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Nakapiripirit gets water courtesy of marathon
Publish Date: Jul 18, 2014
Nakapiripirit gets water courtesy of marathon
Youths guard the borehole in Nakapiripirit as children drink and wash their feet. PHOTO/Titus Kakembo
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By Titus Kakembo 

After eight hours in a 4WD, the engine grunted its last cries and Nakapiripirit district's strange ways begun unfolding before my eyes.

The residents beamed with smiles of satisfaction having got 18 boreholes constructed to serve individual manyatas.

During the inspection of the units, it was a revelled that the job was well done save for two that had their floors cracking.

“There is no cause of alarm,” explained WaterAid’s official, Milly Akwi. “According to the agreement we retained 10 percent of the dues for the job and paid the other 90 percent to the contractors.”

“We contracted three different parties comprising; KLR, SUMADHURA and ICON companies.’’ Adding that, “This balance will not be remitted to the given contractor unless the condition is rectified.

A little girl jumps up and down to pump the water. PHOTO/Titus Kakembo

Asked how the boreholes have affected the lives of Nakapiripirit resident triggered a rapid succession of answers from district leaders, the villagers and NGO personnel.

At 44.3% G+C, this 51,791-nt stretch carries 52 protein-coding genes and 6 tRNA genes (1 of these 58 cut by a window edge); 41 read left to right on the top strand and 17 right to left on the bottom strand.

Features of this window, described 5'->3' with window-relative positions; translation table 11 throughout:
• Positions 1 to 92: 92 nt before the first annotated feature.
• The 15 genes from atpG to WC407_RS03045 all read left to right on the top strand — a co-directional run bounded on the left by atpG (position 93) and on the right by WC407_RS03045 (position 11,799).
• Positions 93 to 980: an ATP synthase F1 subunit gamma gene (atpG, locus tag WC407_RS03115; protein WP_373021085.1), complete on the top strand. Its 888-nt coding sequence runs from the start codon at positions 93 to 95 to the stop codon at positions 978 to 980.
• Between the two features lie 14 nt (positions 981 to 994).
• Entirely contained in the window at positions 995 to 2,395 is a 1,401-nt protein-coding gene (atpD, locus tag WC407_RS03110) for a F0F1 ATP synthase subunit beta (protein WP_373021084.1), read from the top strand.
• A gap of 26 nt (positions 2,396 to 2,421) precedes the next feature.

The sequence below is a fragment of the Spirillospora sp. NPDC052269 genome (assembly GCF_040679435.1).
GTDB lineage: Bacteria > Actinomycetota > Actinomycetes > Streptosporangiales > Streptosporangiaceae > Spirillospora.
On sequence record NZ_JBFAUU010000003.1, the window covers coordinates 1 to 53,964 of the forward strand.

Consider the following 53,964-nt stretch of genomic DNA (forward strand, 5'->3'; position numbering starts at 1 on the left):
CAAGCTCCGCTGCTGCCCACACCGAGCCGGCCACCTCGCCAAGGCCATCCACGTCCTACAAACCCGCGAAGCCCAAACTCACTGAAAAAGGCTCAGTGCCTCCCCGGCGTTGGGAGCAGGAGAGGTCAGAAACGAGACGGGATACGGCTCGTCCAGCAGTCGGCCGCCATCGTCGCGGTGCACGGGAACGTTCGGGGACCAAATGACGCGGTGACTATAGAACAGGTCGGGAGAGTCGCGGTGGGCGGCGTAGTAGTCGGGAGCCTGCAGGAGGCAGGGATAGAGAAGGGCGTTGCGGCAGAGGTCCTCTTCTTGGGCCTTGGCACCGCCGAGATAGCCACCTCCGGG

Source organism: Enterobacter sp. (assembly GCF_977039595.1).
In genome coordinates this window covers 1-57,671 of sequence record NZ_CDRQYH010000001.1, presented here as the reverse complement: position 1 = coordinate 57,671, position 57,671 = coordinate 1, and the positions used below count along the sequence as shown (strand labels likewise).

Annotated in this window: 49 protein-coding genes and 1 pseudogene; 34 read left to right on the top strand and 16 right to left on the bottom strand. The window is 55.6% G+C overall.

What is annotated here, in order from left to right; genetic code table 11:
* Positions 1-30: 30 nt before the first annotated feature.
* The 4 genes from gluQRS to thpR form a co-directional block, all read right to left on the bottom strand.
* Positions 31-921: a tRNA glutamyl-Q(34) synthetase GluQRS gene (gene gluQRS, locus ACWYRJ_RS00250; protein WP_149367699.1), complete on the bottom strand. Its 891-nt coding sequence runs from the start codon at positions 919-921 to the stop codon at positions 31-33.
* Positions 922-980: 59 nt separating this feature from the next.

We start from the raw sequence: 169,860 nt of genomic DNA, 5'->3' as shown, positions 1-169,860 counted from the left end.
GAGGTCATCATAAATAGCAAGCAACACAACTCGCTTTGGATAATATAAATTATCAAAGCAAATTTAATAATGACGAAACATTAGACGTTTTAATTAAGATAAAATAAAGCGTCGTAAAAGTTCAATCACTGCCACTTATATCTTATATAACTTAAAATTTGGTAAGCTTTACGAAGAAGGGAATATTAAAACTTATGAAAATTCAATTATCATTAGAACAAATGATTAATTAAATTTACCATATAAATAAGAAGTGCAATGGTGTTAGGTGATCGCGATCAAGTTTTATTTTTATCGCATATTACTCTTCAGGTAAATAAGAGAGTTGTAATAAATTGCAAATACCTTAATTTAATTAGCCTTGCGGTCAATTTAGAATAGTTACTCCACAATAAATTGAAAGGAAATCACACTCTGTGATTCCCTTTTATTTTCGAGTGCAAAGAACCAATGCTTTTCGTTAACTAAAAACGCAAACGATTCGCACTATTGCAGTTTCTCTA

“The fear of sexual assault when fetching water from 4km away, as it were, is no more,” rejoiced the KADP chairperson, Anne Lokiru. “Thousands of lives have been touched by this generous gesture from Kampala city.”

In 2013 when news reached Nakapiripirit that the money raised from the MTN marathon would be used to drill boreholes, villagers laughed at the way urban dwellers do things.

“How do you run when there is no wild animal or warrior tribe chasing you?" one Joseph Logeri asked in rhetoric. "We knew this is the madness that had gone into their heads!"

“To many of us, this kind of fund raising remains mysterious. But we are so happy for you have brought water close to our homes.”

Team work at the bore hole makes works easy for the girls.PHOTO/Titus Kakembo

“We cannot wait to see Mama Museveni officially handing them over, in August, to us,” Josepina Acen voiced a popular view. “After dancing and singing for her we will ask her to build for us houses in our Manyatas too, bring goats and cows for us too.”

“We need to start planting food, vegetables and rearing hens in Nakapiripirit. The rainmakers lost their power. We have to develop new means of cropping our gardens,” summed up Acen.

An exodus of children now frequent the boreholes as youthful men sit by them in groups to monitor how they are used and protect them from unscrupulous residents in their neighbourhood.

Smart boys make careless whispers and whistle at girls snaking their way in the village paths. The boreholes have become the meeting points in the villages where they have been constructed. 

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